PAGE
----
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Protect Yourself from West Nile Virus

As outdoor activities increase with the warm Colorado weather, remember to protect yourself, and your family, from West Nile Virus.

What is West Nile Virus?

West Nile Virus is a mosquito-borne viral disease that first appeared in the U.S. in 1999 in New York. It has since traveled across the U.S. and is now in Colorado. While most people infected only experience mild flu-like symptoms, West Nile can cause encephalitis or meningitis, and can be fatal.

How is the Virus Spread?

West Nile Virus is spread by the bite of an infected mosquito. The mosquito becomes infected after feeding on a bird that carries the virus. The virus is not spread by person-to-person contact. A human vaccine is being developed, but won’t be available for several years. There is currently a vaccine for horses. Dogs and cats can be infected but rarely become ill and do not spread the virus.

Prevention Tips:

Mosquito season in Colorado is from late spring to mid-September.
Limit time spent outdoors at dawn or dusk, when mosquitoes are most active.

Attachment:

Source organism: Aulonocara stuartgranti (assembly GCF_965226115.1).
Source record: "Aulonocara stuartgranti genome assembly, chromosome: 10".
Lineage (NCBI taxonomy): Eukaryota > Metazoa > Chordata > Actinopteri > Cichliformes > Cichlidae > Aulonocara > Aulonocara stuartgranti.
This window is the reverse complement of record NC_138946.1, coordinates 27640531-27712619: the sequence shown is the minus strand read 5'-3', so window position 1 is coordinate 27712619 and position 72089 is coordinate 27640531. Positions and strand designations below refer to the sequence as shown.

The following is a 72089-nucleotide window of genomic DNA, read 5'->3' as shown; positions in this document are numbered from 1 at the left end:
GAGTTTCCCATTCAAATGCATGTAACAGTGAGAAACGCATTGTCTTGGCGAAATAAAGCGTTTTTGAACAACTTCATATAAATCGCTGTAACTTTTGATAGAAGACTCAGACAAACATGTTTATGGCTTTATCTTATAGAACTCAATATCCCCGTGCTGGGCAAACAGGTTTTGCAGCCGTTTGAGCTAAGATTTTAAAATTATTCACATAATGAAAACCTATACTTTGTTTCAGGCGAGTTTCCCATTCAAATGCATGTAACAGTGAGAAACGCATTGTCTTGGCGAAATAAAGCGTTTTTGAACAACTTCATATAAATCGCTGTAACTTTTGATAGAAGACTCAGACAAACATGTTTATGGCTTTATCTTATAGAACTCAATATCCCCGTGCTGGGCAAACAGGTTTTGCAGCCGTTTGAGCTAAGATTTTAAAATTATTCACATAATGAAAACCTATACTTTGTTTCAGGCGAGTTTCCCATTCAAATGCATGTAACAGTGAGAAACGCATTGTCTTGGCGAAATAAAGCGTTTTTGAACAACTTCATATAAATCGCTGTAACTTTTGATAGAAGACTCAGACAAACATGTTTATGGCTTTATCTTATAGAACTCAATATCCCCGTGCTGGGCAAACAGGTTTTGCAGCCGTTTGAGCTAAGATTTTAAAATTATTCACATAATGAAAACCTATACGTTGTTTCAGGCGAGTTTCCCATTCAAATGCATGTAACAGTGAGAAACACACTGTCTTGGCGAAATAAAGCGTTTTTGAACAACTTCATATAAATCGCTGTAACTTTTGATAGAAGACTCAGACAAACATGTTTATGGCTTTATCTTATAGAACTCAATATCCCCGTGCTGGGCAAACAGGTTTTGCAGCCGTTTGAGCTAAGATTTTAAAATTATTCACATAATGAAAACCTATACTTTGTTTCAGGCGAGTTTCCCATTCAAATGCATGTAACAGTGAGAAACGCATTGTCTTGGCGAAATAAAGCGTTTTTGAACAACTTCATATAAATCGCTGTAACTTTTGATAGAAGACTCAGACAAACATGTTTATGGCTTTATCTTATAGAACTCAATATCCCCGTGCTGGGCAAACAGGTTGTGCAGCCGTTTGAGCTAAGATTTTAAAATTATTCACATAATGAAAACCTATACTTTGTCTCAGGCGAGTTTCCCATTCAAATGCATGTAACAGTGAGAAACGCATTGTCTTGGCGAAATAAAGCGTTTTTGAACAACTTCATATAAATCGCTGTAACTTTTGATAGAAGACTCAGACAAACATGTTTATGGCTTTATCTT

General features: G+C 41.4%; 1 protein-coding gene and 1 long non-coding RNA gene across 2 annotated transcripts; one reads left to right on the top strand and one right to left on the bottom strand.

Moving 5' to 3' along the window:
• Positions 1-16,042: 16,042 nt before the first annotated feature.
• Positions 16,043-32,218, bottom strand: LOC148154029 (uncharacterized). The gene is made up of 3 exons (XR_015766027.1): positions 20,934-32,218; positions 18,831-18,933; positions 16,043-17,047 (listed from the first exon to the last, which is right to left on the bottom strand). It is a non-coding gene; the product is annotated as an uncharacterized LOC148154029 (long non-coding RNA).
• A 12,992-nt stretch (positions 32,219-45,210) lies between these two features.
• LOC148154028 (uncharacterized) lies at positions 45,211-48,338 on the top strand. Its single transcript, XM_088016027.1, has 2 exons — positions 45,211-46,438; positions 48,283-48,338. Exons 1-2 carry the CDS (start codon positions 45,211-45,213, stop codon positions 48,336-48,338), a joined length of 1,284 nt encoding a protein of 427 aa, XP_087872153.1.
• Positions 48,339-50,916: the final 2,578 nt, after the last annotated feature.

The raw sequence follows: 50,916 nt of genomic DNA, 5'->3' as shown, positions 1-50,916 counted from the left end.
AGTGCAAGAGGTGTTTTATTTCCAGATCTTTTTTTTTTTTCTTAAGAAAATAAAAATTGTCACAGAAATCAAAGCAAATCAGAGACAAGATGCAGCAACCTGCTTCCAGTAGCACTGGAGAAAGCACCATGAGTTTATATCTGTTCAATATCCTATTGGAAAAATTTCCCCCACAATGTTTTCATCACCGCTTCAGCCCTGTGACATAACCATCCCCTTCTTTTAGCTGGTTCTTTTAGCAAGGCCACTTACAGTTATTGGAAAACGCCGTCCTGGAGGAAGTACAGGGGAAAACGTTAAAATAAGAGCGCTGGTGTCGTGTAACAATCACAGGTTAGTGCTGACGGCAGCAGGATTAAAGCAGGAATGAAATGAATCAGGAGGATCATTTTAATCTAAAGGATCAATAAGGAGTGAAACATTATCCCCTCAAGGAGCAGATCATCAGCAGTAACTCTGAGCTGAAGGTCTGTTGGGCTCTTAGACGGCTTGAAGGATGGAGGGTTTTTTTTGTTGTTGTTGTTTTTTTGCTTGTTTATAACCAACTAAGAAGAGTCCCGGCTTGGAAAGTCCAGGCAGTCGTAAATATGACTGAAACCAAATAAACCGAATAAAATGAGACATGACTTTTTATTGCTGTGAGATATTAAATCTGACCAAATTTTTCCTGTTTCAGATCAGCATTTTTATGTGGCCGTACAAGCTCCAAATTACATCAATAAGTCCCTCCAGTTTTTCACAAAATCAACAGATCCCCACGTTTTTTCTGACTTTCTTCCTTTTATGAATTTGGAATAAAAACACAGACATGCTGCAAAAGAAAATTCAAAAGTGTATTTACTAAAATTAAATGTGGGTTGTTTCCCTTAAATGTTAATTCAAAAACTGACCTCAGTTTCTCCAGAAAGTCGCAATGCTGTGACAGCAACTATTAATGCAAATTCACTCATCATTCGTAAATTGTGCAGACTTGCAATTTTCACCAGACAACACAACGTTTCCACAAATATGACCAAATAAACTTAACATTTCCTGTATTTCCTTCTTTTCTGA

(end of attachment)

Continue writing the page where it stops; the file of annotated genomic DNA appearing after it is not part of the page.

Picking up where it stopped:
Wear light colored clothing and spray skin and clothes with insect repellent containing DEET. (Use products with 10 percent DEET or less for children.)
Install or repair window screens.
Remove any standing water in flower pots, ditches, garden equipment, birdbaths or wading pools. Mosquitoes lay eggs in still water which hatch in seven to 10 days.
Trim shrubs and don’t over-water lawns.

What are the Symptoms of West Nile Virus?

Symptoms of West Nile usually appear 3 to 14 days after exposure. Most people will have mild flu-like symptoms including fever, headache, body aches, skin rashes or swollen lymph nodes.

The virus can cause encephalitis (swelling of the brain), and/or meningitis (swelling of the brain’s lining). Serious symptoms include high fever, neck stiffness, muscle weakness, tremors, or convulsions. If you suspect symptoms of West Nile, seek medical attention immediately by calling 911, or your physician.

Finding Dead Birds

Early in the season, local health agencies may track reports of dead birds to determine where the virus is active in Colorado. Contact your local health department for more information. Dead birds should not be handled directly, in order to avoid exposure to the virus.

For more information contact the Colorado Department of Public Health and Environment Disease information line at 303-692-2700 or visit



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